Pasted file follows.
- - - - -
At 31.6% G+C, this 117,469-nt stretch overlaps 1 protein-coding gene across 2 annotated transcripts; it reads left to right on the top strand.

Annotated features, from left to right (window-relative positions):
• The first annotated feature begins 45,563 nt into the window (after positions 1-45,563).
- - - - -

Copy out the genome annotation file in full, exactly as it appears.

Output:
At 31.6% G+C, this 117,469-nt stretch overlaps 1 protein-coding gene across 2 annotated transcripts; it reads left to right on the top strand.

Annotated features, from left to right (window-relative positions):
• The first annotated feature begins 45,563 nt into the window (after positions 1-45,563).